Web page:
Three Things That Might Be Causing Your Skin to Freak Out – And How to Help
We’ve all bemoaned good or bad hair days, but how about good or bad skin days? To me, there’s far more day-to-day variation in one’s skin than one’s hair, plus far less control. I mean, when I am having a bad hair day, the cause is clear (I haven’t brushed and/or washed my hair) and the answer is equally clear (I must wash, then brush, my hair). Yet when I am having a bad skin day, the answer and solution seem inexplicable. What went wrong? How can I fix it?
While I am not trying to propose there are blanket solutions to your skin problems, I have learned through my time at S.W. Basics (and through our founder Adina Grigore’s book Skin Cleanse) that a lot of sneaky, not-so-obvious factors influence the way your skin looks. These lurking culprits might sound kind of intimidating but, really, they should be reassuring as you can control them through simple lifestyle tweaks, not expensive skin treatments.
Let’s dive into three of them.
Don’t go all Kevin McAllister on us…
Exposure to fragrance.
I was once a sucker for potent, aromatic beauty products. Like, I can remember being in middle school and watching the Herbal Essences commercial where the woman basically has an orgasm smelling the stuff in her shower. While I was kind of confused (I wasn’t exactly the most “advanced” 12-year-old), I do remember thinking: Wow, that stuff smells THAT good. In time, however, I’ve realized that the only reaction heavy fragrance gives me is an all-over itchy, headachy feeling. It’s not sexy. And it’s not surprising, either. Fragrance is one of the most irritating substances out there, not to mention one of the most toxic. The EWG notes that fragrance has been associated with allergies, dermatitis, respiratory distress, and caneven cause cancer.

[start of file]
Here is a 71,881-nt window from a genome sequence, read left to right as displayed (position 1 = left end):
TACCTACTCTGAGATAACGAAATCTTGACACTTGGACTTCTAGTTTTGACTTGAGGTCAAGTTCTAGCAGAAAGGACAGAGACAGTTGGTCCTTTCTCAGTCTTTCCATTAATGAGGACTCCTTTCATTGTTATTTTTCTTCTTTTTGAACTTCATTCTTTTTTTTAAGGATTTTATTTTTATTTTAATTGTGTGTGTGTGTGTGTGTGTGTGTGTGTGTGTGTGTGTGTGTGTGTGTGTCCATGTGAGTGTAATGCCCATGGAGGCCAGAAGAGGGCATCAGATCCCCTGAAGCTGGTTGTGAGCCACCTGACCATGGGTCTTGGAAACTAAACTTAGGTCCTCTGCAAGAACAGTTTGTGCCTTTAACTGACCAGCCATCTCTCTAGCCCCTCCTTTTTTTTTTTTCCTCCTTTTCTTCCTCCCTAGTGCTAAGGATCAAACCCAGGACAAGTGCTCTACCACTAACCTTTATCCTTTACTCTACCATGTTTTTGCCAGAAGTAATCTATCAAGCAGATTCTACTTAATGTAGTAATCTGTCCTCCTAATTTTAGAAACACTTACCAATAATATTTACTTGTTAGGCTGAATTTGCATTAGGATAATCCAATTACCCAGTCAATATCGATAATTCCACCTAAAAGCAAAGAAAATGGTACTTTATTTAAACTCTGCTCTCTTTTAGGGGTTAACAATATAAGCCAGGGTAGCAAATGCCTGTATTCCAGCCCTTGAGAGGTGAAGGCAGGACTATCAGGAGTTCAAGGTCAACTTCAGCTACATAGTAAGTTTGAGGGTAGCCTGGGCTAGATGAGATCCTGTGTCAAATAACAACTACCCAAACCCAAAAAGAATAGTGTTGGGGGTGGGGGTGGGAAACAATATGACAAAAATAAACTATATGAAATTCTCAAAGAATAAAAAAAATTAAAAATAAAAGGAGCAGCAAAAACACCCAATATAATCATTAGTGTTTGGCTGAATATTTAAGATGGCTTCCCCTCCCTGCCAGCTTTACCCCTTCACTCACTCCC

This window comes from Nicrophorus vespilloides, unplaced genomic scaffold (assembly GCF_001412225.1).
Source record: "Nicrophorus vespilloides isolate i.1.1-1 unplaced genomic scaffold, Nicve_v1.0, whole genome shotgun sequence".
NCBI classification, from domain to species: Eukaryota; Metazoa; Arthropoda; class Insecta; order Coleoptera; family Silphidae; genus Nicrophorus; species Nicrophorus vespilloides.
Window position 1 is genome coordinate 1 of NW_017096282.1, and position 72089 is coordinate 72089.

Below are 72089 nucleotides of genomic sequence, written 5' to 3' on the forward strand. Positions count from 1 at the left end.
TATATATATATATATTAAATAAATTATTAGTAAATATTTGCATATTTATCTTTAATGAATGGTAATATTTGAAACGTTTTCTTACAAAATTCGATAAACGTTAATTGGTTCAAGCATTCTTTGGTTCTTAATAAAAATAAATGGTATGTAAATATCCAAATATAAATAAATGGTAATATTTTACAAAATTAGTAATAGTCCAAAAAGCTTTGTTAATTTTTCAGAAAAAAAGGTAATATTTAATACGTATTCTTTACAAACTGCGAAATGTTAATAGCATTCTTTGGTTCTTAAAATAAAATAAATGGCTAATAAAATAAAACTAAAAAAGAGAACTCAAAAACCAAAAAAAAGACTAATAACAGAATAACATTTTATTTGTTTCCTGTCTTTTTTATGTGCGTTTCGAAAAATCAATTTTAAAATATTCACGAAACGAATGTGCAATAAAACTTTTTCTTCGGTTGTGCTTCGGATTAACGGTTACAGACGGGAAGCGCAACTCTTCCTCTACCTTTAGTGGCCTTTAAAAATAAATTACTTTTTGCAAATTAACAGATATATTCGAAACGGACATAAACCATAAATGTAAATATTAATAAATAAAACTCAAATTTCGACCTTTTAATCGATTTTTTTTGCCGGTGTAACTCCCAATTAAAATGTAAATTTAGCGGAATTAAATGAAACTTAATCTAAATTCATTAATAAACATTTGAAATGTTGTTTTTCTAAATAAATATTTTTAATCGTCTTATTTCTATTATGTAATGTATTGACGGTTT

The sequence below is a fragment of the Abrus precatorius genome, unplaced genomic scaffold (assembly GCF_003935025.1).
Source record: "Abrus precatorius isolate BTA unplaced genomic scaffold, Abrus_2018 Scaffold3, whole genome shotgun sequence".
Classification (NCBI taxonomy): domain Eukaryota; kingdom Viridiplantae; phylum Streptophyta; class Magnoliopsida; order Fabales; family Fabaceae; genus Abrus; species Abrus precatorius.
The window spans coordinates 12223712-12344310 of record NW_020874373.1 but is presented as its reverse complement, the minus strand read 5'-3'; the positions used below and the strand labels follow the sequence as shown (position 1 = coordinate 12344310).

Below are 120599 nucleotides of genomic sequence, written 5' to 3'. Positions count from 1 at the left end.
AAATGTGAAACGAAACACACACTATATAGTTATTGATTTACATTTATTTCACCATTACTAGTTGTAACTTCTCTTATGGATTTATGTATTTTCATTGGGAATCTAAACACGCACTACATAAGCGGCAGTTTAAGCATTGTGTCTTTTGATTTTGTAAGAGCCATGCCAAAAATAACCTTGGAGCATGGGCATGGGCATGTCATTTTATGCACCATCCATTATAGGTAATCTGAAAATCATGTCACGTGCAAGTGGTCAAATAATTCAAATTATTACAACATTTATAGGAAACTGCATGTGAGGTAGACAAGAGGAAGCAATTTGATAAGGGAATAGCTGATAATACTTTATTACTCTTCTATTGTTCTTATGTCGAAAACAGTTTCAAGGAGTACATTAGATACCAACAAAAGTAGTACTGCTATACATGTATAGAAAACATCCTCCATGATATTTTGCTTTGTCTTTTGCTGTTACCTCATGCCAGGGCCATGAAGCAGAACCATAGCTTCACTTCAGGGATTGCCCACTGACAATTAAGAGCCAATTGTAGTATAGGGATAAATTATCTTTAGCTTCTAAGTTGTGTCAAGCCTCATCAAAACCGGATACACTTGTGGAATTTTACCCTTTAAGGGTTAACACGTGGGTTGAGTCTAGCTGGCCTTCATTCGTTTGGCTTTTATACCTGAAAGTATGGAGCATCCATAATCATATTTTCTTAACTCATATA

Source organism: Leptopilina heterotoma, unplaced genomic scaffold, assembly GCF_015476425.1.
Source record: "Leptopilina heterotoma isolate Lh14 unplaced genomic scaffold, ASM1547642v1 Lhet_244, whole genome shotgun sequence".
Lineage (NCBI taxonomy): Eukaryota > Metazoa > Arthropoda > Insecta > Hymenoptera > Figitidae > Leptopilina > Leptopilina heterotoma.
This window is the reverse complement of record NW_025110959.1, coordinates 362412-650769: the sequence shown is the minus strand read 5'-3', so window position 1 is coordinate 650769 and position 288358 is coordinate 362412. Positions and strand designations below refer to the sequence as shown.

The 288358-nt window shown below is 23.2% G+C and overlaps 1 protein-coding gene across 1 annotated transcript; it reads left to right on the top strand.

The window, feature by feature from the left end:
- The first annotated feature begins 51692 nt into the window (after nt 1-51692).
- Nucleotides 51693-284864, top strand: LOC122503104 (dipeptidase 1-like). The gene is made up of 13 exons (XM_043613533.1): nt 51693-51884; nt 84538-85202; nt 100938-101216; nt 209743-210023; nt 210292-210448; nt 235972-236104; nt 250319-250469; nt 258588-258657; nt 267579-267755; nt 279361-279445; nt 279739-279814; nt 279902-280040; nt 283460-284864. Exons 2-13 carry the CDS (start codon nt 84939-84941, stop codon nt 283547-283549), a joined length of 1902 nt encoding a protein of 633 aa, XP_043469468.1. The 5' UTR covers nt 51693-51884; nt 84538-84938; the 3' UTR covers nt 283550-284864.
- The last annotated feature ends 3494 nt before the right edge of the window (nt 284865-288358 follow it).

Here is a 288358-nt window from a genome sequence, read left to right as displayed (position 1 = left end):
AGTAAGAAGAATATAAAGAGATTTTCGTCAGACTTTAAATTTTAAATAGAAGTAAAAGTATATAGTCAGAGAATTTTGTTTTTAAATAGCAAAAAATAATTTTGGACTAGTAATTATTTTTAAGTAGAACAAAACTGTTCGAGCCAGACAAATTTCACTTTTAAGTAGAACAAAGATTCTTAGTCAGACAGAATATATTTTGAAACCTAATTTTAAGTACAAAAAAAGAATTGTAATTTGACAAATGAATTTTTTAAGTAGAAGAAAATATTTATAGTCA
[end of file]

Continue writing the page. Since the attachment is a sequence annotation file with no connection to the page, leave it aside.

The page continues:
The thing is, even if you aren’t getting noticeable negative effects from your fragrance, your skin might still be producing a distressed reaction in the form of low-grade redness, inflammation, or increased sensitivity. You might just be thinking: “Oh, that’s just my skin type,” or “Oh, my skin is just having a weird day.” But is it? We recommend ditching fragrance whenever, wherever possible, beginning with a total elimination for at least one day. And by total elimination, I mean everything – laundry detergent, shampoo, conditioner, body lotion, cleaning products, and air freshener. Examine your skin closely after you do so – perhaps you’ll see that your red, sensitive, easily irritated skin “type” is actually a reaction to fragrance.
At the core of S.W. Basics’ philosophy is the idea that your body is a holistic and interconnected system, with diet and lifestyle playing a huge impact. Yet all too often, we tend to forget that what we eat most certainly will manifest itself beyond our pants’ size or the way our stomach feels.
On that point, if something upsets your stomach, surely there’s a chance it can negatively impact other parts of your body, right? Right. I like to use dairy as the example here, mostly because it is a personal one. I have basically been lactose intolerant and/or dairy-sensitive my entire life but have steadfastly tried to avoid that reality. I would eat pizza and feel awful; a cup of ice cream could literally put me on the couch (and in the bathroom!) for a couple of hours. So, when I finally eliminated it from my diet, I not only saw an improvement in the way I felt, I saw a real difference in my skin, too. I had much fewer breakouts, for one, and just generally clearer, less irritated skin. While this makes total sense now, at the time it was like this big fat revelation. Do you have something you eat that makes you feel not so great? How does your skin look after eating it? Have you taken note? Trust me – take note.